A healthy diet is important for everyone, regardless of their HIV status. If you have HIV you do not need to follow a special diet; but good nutrition and eating healthily can help to keep your immune system strong and reduce your chances of developing illnesses.
A balanced diet is the key to good nutrition. The Government have recently made changes to their recommendations for a healthy diet, the Eatwell Guide shows us what we should aim to eat each day (click to enlarge):
Some health conditions which are common in people living with HIV can be avoided or improved by making changes to your diet. For example, conditions such as heart disease, diabetes or stroke can be caused by having too much fat in your diet.
Being overweight can also impact upon your health – eg, type 2 diabetes is commonly seen in overweight people.
Too much salt can lead to high blood pressure, which increases your risk of stroke and heart disease. A lack of calcium can increase the risk of osteopenia or osteoporosis.
Making simple changes to your diet can help to reduce the risk of health problems. Improving your diet can also reduce your chances of developing cancer.
Today’s HIV medicines have far fewer food restrictions than the early HIV drugs. Usually the only special requirement may be to take your medicine with or without food. NAM’s chart shows different drugs and their dietary requirements.
We need protein to build up our muscles and organs, and to strengthen our immune system.
Around 12% of your diet should be made up of protein.
Carbohydrates help provide your body with energy - you can think of them as fuel. They also contain vitamins, fibre, calcium, iron and B vitamins.
In total, 38% of your diet should be made up of starchy foods, ideally made up of wholegrain versions.
Starchy food can be found in bread, pasta, rice, potatoes, oats, cassava, cereals and yams.
TIP: Choose brown (wholegrain) rice, bread, cereal and pasta as they are high in fibre. Low fat toppings for pizza and fillings for sandwiches and baked potatoes will make starchy food as healthy as possible.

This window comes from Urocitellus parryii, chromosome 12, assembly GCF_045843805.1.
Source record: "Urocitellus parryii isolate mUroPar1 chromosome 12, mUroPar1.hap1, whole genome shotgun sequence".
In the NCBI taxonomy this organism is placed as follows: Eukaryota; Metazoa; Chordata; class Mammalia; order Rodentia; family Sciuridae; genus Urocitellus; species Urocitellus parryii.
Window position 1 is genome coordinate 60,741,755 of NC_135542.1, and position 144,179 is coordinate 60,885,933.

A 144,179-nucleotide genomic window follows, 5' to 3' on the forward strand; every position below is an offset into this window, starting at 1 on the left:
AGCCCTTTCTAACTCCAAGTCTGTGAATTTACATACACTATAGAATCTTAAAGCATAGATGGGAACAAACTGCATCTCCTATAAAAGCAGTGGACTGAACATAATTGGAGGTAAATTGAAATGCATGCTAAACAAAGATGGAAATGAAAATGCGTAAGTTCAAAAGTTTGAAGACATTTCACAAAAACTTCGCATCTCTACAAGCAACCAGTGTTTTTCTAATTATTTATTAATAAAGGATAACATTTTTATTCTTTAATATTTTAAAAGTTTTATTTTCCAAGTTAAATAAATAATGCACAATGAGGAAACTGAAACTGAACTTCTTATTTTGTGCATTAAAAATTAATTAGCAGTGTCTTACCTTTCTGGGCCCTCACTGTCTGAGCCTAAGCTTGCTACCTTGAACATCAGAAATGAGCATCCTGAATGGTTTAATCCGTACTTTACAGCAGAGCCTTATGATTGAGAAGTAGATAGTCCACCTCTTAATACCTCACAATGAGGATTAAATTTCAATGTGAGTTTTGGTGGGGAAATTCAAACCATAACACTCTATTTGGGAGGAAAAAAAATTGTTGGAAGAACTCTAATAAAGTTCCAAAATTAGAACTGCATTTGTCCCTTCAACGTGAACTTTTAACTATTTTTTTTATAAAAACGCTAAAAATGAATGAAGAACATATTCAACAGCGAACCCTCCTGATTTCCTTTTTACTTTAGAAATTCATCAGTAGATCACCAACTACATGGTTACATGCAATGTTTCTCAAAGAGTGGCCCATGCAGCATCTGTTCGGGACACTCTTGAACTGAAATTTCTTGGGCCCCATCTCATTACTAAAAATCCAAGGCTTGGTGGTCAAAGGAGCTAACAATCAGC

Saturated and unsaturated fat:
A small amount of fat is healthy, but it is important to know the difference between ‘good’ and ‘bad’ fats. The Eatwell Guide recommends that oils and spreads should make up no more than 1% of our diet and these should be made up of unsaturated oils.
Fat is important as it provides us with energy and helps us to absorb vitamins A, D, E and K. The essential fatty acids omega-3 and omega-6 come from fats and can’t be made by your body.
There are two main types of fat, saturated (‘bad’) and unsaturated (‘good’).
Saturated (‘bad’) fats include:
Unsaturated (‘good’) fats include:
TIP: Certain foods such as eggs, kidneys and shellfish contain cholesterol, known as 'dietary cholesterol'. This has less of an effect on our bodies than cholesterol resulting from eating unsaturated fats.
Too much saturated fat in your diet can raise your cholesterol levels. High levels of cholesterol can cause deposits to be made in your arteries, which narrow them and increase your chances of a heart attack or stroke.
The following factors can also raise your cholesterol:
TIP: The following factsheet from The Association of UK Dietitians contains some good information about cholesterol.
If you are living with HIV, some antiretroviral drugs - including some protease inhibitors - may interfere with the balance of your blood fats, leading to an increase in cholesterol and triglycerides (a type of fat) which can clog up your arteries. Reducing the saturated fats in your diet can help to lower cholesterol.
Fruit and vegetables are important because they contain vitamins and minerals and are low in calories and fat. It is important to eat five portions of fruit and vegetables each day - they count whether they are fresh, canned, frozen or dried. This should amount to 40% of your diet.
What is a portion?
A portion equals 80g or:
TIP: Starchy vegetables such as potatoes or cassava do not count towards your five a day - sweet potatoes do count, however.
TIP: Beans and pulses such as lentils do count, but they only count as one portion, however many you eat in a day.
TIP: A glass of unsweetened fruit juice counts as one portion, however much you drink.
NHS Choices has an in-depth page on portion sizes, as does The Association of UK Dietitians.
The Eatwell Guide recommends that you drinks six to eight glasses of fluid every day. These can include:
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I had the worst night ever xmas eve stomach pain bloated major head ache but i belief it was because i had apple cider vinigar on my spinach mixed with chichen and bacon green peppers and onion could this be the case felt much better since being so ill and never felt like this befor iam only resently diagonsed and just got out of hospital from phoumonia
This article was last reviewed on
by Anna Peters
Date due for the next review: 15/6/2019
Content Author: Kerri Virani
Current Owner: Health promotion
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